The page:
EMOTION CONTROL (from Chapter 5:
Buying a used car can get very emotional and it's extremely important to hide your emotions when negotiating. This isn't always easy to do. Consider the following: You've looked at six cars in the past month. Three were junk and two others you had checked out by your mechanic failed because of hidden body damage. With the last car you called about you were certain you had finally found your car, but someone else swooped in and bought it before you even had a chance to look at it.
At this point, you are down a $100 in mechanic's fees, your frustration level is high, and your patience is worn thin. You need to find a car. Finally, you come across the perfect car. It has all the right features, it runs excellent and checks out with your mechanic, and it's even your favorite color. You are happy as a lark.
Do you know what happens when the seller sees your face beaming while you're doing cartwheels of joy? Suddenly he gets real firm in his price. He knows he has a buyer who wants his car bad, and is unlikely to budge in price. If you want to get anywhere with the seller at the negotiation table, then your emotions have to be 180 degrees from this. You have to be deadpan.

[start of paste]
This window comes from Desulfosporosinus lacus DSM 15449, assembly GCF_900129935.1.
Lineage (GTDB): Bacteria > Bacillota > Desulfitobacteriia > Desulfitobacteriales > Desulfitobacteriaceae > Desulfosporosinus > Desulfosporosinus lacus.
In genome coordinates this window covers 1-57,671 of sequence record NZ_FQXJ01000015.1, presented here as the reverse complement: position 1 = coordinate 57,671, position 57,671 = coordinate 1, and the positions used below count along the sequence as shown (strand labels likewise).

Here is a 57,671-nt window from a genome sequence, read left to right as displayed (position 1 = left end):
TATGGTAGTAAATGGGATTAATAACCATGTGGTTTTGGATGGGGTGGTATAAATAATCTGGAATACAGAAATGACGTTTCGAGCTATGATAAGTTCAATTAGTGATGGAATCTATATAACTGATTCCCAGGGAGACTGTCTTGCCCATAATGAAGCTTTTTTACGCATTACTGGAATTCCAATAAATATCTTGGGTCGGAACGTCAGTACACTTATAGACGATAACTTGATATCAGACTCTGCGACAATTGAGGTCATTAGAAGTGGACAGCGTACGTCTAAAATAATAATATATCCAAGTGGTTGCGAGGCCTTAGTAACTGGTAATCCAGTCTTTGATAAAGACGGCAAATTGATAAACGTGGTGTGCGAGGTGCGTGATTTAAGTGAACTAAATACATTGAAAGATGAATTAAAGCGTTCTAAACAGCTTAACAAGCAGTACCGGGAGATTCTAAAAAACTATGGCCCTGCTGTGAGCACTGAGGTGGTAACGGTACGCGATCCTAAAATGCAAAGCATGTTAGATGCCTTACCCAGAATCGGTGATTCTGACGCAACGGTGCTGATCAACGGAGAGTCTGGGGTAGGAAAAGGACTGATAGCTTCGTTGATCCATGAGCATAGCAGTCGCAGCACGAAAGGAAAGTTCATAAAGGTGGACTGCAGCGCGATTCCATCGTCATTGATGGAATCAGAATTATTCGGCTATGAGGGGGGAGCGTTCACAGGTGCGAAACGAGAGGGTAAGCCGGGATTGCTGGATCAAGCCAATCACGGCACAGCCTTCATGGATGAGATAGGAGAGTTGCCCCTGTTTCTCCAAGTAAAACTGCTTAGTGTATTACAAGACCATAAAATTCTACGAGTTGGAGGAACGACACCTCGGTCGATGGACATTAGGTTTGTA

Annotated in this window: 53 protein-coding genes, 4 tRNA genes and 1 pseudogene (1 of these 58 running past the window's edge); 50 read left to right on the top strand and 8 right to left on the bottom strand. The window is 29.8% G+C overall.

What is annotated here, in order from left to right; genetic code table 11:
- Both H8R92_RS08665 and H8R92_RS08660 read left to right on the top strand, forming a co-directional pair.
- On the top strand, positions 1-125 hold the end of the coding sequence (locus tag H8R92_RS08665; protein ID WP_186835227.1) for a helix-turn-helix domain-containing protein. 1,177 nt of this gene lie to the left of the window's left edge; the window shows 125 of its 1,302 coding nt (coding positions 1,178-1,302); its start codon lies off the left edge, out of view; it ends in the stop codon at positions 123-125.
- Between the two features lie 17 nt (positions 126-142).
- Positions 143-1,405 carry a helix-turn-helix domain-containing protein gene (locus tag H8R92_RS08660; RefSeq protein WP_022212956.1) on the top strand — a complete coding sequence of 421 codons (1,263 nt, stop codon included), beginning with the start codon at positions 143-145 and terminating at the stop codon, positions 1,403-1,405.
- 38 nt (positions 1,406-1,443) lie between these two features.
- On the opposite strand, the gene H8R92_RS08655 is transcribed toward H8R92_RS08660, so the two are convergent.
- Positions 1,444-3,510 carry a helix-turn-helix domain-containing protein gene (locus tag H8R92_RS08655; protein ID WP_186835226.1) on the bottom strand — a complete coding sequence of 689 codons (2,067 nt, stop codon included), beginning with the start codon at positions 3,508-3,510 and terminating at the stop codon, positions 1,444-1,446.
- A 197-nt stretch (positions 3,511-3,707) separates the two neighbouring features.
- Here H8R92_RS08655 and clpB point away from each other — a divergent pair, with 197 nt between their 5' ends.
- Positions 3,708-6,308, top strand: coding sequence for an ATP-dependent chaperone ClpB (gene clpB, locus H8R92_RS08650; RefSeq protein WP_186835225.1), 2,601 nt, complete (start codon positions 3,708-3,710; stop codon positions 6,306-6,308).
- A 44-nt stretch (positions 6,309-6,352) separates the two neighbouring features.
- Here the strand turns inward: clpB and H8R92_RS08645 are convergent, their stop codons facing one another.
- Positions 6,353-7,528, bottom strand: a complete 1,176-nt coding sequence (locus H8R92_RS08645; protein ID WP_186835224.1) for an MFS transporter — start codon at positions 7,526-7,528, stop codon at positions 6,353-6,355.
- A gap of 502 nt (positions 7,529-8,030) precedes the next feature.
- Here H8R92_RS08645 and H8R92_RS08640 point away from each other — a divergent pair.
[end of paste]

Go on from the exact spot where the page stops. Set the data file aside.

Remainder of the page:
Remember, the seller will be observing you as well. When you're checking out the car you must act like you're not impressed with it. Even though inside you're screaming with joy, on the surface you must convince the seller that you're not really interested that much. This keeps the seller guessing as to whether you will even make an offer and he will remain much more flexible when it is time to haggle. It's the reverse-psychology thing. Think like a poker player who's just been dealt an ace-high full-house. You wouldn't want to give yourself away, would you?
Plenty of times I have looked at cars that were reasonably priced where I would have gladly paid the full amount, but instead I bought them for hundreds less. Even though I was willing to pay what they were asking, I would still make a lower offer. If they say no then I make another offer closer to their price. What's the worst that could happen? They don't budge, and you pay full price. But nine times out of ten they will bend a little, if not a lot. And when they do, you have recouped that money spent on mechanic's fees, giving you even more reason to be happy as a lark.